Alex Brown, a 17-year-old senior at Santa Fe High School, has taken two virtual classes and knows what is necessary to succeed in them. Brown took Personal Fitness and Life Management Skills through Florida Virtual School, a 90-course virtual school that served 60,000 K-12 students in the ‘07-’08 school year. She received an A in both classes.

“My teacher was really nice and helpful,” Alex says. “It was really easy to learn because I got to do it at my own pace. I could work out on my treadmill, under the fan, with my music on.”

Alex would study modules online and converse with fellow classmates in message boards. She also would speak to her instructor on the phone to discuss that week’s topic.

“I liked the setup a lot,” she says. “It was easy to express yourself and work on your own schedule.”

That’s an aspect Alex’s mother, Chris Brown, liked as well.

“The teacher was available throughout the day,” Brown says. “I could talk to her about how Alex was doing whenever I needed to.”

Alex had to exercise regularly and record her activities in a work log. Brown would then sign off that the log was accurate.

It was never a problem making sure Alex did the work, Chris Brown says.

“I think the flexibility was key. She would have had to drop anatomy or art, which she really loved,” if the classes hadn’t been available online.

Chris Brown acknowledged that engaged parents are essential to virtual schooling, though.

“A student without an involved parent could make the work logs up.”

While many virtual school teachers have successfully made the transition from the classroom, as the program grows Ferdig worries that there won’t be enough technically savvy instructors. That’s why Ferdig is working with colleagues at UF and bucking tradition by piloting the nation’s first online teaching internship.

“The old adage was that you needed to have three to five years of classroom experience in order to excel in an online teaching environment,” Ferdig says. “But it’s really kind of hard to see why that face-to-face teaching requirement is in place.”

In the traditional classroom, Ferdig notes, an expert teacher is one who can diagram sentences or do long division while monitoring 15 to 30 kids in a single room. Anyone who has tried that can tell you that it takes a special talent, and most teachers look unfavorably on any teacher preparation program that doesn’t require its students to get some experience in the classroom.

Teaching online requires special talents, too, but not necessarily the ones you need in a face-to-face classroom, Ferdig says.

“Online, I don’t have to worry about whether Johnny is throwing paper at Sarah, or Sarah is sticking gum under her chair,” Ferdig says. “But I do have to worry about a number of other things — like creating community among students who can’t see each other and moderating discussions online.”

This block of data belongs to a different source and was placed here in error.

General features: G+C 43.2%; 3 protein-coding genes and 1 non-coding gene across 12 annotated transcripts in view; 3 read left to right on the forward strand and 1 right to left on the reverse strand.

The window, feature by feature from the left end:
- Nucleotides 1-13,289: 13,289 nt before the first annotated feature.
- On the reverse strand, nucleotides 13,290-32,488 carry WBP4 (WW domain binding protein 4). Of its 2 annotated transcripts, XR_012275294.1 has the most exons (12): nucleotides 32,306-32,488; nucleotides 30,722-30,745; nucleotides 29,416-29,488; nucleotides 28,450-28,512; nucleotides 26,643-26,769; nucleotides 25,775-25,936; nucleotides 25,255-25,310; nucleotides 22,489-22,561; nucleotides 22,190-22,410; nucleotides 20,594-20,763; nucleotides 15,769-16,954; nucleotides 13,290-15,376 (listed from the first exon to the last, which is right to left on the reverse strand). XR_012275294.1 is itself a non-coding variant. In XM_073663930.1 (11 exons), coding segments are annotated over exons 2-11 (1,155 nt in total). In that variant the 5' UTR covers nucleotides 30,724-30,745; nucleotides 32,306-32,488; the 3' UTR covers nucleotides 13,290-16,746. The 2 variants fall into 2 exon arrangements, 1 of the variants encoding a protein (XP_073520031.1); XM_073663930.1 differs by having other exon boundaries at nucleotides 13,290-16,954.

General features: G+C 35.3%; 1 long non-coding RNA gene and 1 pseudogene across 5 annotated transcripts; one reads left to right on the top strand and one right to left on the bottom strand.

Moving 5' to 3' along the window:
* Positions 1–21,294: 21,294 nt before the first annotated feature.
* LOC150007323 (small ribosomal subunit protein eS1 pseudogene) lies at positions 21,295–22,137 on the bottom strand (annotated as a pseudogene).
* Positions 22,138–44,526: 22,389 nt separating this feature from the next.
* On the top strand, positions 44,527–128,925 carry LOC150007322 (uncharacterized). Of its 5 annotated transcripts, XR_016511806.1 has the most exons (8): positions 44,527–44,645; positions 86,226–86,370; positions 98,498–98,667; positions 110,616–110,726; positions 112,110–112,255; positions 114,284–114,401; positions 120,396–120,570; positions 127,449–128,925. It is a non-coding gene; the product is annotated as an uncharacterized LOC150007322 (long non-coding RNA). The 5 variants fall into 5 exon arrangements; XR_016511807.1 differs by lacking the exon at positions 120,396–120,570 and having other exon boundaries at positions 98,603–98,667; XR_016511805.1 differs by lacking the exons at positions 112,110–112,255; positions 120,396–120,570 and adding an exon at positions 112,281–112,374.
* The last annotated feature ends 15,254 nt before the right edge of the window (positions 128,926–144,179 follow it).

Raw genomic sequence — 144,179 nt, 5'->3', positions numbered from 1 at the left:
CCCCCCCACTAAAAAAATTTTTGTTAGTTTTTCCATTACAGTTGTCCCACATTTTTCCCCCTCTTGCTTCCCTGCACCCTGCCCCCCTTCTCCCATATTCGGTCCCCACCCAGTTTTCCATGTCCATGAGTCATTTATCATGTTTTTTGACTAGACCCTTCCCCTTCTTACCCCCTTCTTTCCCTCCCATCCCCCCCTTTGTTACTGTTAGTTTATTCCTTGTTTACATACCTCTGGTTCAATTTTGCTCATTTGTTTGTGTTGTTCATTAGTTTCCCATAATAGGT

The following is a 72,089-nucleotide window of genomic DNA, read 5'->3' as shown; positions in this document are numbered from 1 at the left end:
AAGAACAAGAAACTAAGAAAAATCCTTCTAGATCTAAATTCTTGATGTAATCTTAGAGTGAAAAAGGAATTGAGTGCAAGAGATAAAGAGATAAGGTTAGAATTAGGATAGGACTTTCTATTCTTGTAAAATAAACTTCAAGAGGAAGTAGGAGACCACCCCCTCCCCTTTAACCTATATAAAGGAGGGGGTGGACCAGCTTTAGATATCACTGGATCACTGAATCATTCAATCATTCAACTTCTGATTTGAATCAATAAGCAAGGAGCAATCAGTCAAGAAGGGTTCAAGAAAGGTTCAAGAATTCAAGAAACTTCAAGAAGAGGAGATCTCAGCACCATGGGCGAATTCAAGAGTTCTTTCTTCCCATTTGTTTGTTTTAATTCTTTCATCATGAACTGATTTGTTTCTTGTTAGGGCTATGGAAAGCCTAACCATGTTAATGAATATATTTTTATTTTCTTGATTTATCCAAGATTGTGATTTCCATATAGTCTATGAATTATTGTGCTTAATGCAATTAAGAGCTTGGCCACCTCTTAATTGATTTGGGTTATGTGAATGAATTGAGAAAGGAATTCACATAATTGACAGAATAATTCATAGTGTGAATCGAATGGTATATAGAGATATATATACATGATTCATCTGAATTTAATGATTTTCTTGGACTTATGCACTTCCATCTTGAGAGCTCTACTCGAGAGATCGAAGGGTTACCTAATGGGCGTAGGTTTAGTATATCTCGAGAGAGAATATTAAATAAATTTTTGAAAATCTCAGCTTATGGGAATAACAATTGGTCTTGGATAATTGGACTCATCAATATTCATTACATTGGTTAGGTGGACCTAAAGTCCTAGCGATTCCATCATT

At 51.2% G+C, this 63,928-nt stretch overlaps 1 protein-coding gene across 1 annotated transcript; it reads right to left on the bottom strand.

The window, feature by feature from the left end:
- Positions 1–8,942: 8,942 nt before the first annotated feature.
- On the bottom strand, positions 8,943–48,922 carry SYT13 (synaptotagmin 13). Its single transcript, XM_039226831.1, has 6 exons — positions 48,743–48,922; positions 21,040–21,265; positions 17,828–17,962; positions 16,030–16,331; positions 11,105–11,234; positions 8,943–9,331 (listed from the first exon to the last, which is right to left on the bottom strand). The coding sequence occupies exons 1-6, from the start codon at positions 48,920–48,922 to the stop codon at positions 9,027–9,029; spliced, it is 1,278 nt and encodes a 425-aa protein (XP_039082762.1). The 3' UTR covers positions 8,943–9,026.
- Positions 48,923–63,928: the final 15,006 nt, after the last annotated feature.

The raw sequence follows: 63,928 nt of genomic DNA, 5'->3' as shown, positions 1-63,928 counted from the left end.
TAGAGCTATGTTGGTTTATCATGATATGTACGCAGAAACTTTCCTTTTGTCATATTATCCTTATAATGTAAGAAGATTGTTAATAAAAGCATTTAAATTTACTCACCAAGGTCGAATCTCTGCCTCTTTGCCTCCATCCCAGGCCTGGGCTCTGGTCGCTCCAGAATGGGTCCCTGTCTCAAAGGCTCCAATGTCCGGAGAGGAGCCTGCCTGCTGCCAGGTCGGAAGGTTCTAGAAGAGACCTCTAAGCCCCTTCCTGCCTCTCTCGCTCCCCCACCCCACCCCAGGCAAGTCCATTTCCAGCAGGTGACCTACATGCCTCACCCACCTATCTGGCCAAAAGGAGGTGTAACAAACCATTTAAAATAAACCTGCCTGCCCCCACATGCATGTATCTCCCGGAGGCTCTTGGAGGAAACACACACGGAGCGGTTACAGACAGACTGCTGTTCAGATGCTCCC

In cooperation with the Florida Virtual School (the nation’s largest virtual K-12 school), Ferdig recently supervised a group of education majors in an on-the-job training experience that had them looking over the shoulders of the state's best online teachers, all without leaving Ferdig’s lab in the basement of historic Norman Hall.

The virtual internship may go against the grain of the teaching profession, but it’s just one example of Ferdig’s outside-the-box approach to education and technology. For another, just follow Ferdig on one of his trips to Rwanda, where he is helping school officials come up with ways to bring 21st-century educational technology to schools that sometimes can’t even afford pencils and paper.

“Rwanda is probably the last place most Americans would expect kids to be using computers in schools,” Ferdig says. “After all, we’re talking about a place where students sometimes have to practice writing in the dirt because they can’t afford school supplies. But they’re ready.”

Known to most of the world for the brutal civil war it endured in the 1990s, Rwanda is looking for ways to start over, rebuild and attract foreign investment. As in many African countries, Rwanda’s educators have big dreams for public education, but they lack the infrastructure to make those dreams a reality.

But the Rwandans see their under-resourced schools as clean slates, ready to be converted into 21st-century wired classrooms. Provided, of course, that someone finds computers they can afford.

Ferdig, whose travel was funded by UF's Center for African Studies, has been looking for ways to use handheld computers to meet those needs. While people in the United States use PDAs mostly as portable address books, the tiny devices have far more computing power than the Apple IIe computers American schools were using in Ferdig’s high school years. PDAs are easily transported from school to school, and unlike the famed “$100 laptop,” they’re readily available right now.

Ferdig is also looking for ways to introduce software that meets the Rwandans where they live. Too often, when educational books or computer games make their way to crowded African cities and remote rural villages, they’re hand-me-downs from the West, depicting suburban environments that are alien to many Africans. Ferdig is looking for ways to Africanize the content of the educational software the Rwandans use in the future.

While Rwanda may seem worlds away from his lab in Gainesville, Ferdig sees a common theme in all of his work in educational technology. Whether you’re bringing handheld computers to Africa or setting up a virtual high school in the U.S., he says, educational computing is about more than devices with bells and whistles. The computer works as an educational tool because it gives kids a chance to use their knowledge to create new things — and the power to show those creations to the public.

“If kids aren’t creating something,” he says. “They aren’t learning.”

Rick Ferdig
Associate Professor, School of Teaching and Learning
(352) 392-9191 x275